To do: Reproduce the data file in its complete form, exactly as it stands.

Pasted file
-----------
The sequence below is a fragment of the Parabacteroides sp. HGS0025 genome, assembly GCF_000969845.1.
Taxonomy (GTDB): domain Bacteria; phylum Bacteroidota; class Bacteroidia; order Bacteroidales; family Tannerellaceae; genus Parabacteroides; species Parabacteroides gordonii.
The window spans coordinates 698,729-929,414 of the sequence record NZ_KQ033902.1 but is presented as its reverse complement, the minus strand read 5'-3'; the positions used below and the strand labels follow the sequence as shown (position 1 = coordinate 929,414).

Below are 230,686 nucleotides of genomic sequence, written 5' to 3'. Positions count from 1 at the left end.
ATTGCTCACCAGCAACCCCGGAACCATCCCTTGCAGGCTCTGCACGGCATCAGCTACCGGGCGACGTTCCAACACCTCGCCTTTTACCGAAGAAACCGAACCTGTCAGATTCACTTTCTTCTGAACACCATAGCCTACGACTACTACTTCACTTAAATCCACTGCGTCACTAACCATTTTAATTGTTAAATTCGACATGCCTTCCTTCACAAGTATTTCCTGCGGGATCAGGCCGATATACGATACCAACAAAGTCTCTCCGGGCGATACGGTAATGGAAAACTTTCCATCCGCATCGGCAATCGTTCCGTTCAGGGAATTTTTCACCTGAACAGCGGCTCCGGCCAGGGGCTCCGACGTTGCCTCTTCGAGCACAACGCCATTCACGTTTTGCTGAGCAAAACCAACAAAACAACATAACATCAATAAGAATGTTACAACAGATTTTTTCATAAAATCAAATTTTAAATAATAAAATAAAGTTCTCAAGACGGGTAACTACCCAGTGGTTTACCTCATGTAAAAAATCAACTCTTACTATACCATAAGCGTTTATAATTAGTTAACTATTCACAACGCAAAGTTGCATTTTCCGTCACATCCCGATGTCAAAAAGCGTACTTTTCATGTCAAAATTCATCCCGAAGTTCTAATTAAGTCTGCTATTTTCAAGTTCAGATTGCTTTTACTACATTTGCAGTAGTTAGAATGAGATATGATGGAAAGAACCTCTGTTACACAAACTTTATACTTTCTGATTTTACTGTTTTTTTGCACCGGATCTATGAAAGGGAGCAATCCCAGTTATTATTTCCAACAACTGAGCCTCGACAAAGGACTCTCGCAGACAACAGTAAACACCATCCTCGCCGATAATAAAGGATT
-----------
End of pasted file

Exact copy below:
The sequence below is a fragment of the Parabacteroides sp. HGS0025 genome, assembly GCF_000969845.1.
Taxonomy (GTDB): domain Bacteria; phylum Bacteroidota; class Bacteroidia; order Bacteroidales; family Tannerellaceae; genus Parabacteroides; species Parabacteroides gordonii.
The window spans coordinates 698,729-929,414 of the sequence record NZ_KQ033902.1 but is presented as its reverse complement, the minus strand read 5'-3'; the positions used below and the strand labels follow the sequence as shown (position 1 = coordinate 929,414).

Below are 230,686 nucleotides of genomic sequence, written 5' to 3'. Positions count from 1 at the left end.
ATTGCTCACCAGCAACCCCGGAACCATCCCTTGCAGGCTCTGCACGGCATCAGCTACCGGGCGACGTTCCAACACCTCGCCTTTTACCGAAGAAACCGAACCTGTCAGATTCACTTTCTTCTGAACACCATAGCCTACGACTACTACTTCACTTAAATCCACTGCGTCACTAACCATTTTAATTGTTAAATTCGACATGCCTTCCTTCACAAGTATTTCCTGCGGGATCAGGCCGATATACGATACCAACAAAGTCTCTCCGGGCGATACGGTAATGGAAAACTTTCCATCCGCATCGGCAATCGTTCCGTTCAGGGAATTTTTCACCTGAACAGCGGCTCCGGCCAGGGGCTCCGACGTTGCCTCTTCGAGCACAACGCCATTCACGTTTTGCTGAGCAAAACCAACAAAACAACATAACATCAATAAGAATGTTACAACAGATTTTTTCATAAAATCAAATTTTAAATAATAAAATAAAGTTCTCAAGACGGGTAACTACCCAGTGGTTTACCTCATGTAAAAAATCAACTCTTACTATACCATAAGCGTTTATAATTAGTTAACTATTCACAACGCAAAGTTGCATTTTCCGTCACATCCCGATGTCAAAAAGCGTACTTTTCATGTCAAAATTCATCCCGAAGTTCTAATTAAGTCTGCTATTTTCAAGTTCAGATTGCTTTTACTACATTTGCAGTAGTTAGAATGAGATATGATGGAAAGAACCTCTGTTACACAAACTTTATACTTTCTGATTTTACTGTTTTTTTGCACCGGATCTATGAAAGGGAGCAATCCCAGTTATTATTTCCAACAACTGAGCCTCGACAAAGGACTCTCGCAGACAACAGTAAACACCATCCTCGCCGATAATAAAGGATT